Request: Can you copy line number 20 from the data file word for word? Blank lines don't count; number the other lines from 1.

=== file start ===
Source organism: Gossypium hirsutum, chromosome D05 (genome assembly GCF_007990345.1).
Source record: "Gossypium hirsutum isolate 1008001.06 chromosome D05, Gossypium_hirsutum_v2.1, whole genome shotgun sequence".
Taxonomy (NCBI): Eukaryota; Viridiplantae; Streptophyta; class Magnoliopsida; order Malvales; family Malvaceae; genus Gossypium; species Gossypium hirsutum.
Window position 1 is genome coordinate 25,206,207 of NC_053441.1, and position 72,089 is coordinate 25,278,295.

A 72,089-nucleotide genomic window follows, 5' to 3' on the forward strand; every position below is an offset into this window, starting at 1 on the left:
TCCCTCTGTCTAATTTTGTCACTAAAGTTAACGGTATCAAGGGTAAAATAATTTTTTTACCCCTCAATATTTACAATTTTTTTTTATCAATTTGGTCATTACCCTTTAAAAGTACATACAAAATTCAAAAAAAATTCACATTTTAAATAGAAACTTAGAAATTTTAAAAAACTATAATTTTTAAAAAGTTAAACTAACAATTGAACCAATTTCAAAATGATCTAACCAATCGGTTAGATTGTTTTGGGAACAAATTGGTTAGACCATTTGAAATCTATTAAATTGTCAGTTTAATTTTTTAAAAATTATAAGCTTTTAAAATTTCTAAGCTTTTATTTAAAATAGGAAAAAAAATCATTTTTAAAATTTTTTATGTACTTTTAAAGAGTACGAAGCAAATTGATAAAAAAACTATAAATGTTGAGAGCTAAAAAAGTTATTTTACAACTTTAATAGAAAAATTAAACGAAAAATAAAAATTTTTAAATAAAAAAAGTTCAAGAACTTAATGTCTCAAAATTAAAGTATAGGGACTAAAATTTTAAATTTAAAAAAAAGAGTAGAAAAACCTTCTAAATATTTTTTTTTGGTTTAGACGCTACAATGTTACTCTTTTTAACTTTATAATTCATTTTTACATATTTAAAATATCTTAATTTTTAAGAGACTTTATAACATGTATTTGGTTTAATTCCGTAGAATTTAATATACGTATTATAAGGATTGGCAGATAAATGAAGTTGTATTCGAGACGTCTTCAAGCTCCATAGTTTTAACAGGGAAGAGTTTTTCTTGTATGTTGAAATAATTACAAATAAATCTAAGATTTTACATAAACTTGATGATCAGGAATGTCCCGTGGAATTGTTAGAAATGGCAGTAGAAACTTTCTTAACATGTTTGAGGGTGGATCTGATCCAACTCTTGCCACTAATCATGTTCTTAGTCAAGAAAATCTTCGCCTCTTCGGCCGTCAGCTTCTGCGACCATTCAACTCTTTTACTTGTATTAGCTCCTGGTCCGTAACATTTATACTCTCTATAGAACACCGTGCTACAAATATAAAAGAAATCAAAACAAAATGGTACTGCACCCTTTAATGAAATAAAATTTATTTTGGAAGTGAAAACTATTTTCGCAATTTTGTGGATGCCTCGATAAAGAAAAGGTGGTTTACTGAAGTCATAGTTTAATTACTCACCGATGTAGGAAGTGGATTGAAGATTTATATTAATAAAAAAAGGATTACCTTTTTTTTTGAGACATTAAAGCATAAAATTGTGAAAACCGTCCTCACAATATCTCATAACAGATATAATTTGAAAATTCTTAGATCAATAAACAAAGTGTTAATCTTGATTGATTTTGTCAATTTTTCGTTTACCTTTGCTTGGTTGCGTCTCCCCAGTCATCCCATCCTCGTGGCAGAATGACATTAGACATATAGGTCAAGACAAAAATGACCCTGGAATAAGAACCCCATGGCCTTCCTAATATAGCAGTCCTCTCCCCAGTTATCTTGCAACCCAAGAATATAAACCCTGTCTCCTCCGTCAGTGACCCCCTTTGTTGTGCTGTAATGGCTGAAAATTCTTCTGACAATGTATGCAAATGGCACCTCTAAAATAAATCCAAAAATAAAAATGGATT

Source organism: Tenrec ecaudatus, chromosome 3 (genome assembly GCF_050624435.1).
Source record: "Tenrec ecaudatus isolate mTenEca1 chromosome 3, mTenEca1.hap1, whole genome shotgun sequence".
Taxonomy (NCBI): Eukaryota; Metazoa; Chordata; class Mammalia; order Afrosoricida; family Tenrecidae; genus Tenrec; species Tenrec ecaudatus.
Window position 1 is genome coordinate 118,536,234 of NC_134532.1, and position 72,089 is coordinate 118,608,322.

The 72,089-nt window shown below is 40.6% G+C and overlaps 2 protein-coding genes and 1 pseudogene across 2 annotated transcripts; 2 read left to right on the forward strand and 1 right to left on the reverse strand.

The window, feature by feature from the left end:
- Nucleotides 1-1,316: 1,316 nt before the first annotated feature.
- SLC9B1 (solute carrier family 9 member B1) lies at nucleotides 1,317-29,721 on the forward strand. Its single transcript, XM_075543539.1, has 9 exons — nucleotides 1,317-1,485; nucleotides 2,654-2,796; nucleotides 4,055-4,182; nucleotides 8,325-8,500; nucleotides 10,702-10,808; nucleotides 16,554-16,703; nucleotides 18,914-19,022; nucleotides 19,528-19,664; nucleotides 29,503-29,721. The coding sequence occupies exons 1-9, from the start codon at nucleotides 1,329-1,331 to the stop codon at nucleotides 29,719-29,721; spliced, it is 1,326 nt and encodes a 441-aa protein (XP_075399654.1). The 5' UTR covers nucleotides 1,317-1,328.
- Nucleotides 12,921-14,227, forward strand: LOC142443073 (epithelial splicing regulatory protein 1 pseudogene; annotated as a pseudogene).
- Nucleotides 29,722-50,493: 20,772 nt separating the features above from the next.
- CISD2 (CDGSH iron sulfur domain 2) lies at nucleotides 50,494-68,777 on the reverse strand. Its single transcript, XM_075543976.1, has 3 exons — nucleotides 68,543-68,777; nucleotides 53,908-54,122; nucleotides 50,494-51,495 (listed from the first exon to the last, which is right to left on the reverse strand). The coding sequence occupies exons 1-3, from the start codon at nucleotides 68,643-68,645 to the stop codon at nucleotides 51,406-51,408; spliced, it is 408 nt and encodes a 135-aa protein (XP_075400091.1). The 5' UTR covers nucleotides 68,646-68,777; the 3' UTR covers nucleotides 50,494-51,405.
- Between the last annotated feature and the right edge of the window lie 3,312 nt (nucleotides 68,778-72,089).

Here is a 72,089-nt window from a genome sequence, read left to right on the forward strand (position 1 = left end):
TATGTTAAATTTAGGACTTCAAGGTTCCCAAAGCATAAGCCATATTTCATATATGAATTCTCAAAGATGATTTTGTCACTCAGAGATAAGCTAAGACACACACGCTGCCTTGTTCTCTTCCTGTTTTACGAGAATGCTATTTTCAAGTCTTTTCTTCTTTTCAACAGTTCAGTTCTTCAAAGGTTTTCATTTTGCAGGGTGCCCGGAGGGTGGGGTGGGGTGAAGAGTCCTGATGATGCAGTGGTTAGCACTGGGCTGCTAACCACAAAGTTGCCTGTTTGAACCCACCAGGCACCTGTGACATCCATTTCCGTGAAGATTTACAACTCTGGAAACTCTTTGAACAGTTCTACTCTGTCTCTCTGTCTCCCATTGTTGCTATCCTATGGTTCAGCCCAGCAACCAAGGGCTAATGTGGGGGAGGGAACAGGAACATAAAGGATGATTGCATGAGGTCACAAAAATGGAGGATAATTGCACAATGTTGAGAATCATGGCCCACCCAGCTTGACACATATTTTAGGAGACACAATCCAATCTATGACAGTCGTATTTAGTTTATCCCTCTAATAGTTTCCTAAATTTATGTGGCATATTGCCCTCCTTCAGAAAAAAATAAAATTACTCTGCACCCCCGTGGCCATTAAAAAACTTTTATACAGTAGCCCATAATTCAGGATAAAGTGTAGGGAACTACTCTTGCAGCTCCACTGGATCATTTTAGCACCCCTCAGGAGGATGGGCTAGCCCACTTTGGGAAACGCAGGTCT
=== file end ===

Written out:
TATGTTAAATTTAGGACTTCAAGGTTCCCAAAGCATAAGCCATATTTCATATATGAATTCTCAAAGATGATTTTGTCACTCAGAGATAAGCTAAGACACACACGCTGCCTTGTTCTCTTCCTGTTTTACGAGAATGCTATTTTCAAGTCTTTTCTTCTTTTCAACAGTTCAGTTCTTCAAAGGTTTTCATTTTGCAGGGTGCCCGGAGGGTGGGGTGGGGTGAAGAGTCCTGATGATGCAGTGGTTAGCACTGGGCTGCTAACCACAAAGTTGCCTGTTTGAACCCACCAGGCACCTGTGACATCCATTTCCGTGAAGATTTACAACTCTGGAAACTCTTTGAACAGTTCTACTCTGTCTCTCTGTCTCCCATTGTTGCTATCCTATGGTTCAGCCCAGCAACCAAGGGCTAATGTGGGGGAGGGAACAGGAACATAAAGGATGATTGCATGAGGTCACAAAAATGGAGGATAATTGCACAATGTTGAGAATCATGGCCCACCCAGCTTGACACATATTTTAGGAGACACAATCCAATCTATGACAGTCGTATTTAGTTTATCCCTCTAATAGTTTCCTAAATTTATGTGGCATATTGCCCTCCTTCAGAAAAAAATAAAATTACTCTGCACCCCCGTGGCCATTAAAAAACTTTTATACAGTAGCCCATAATTCAGGATAAAGTGTAGGGAACTACTCTTGCAGCTCCACTGGATCATTTTAGCACCCCTCAGGAGGATGGGCTAGCCCACTTTGGGAAACGCAGGTCT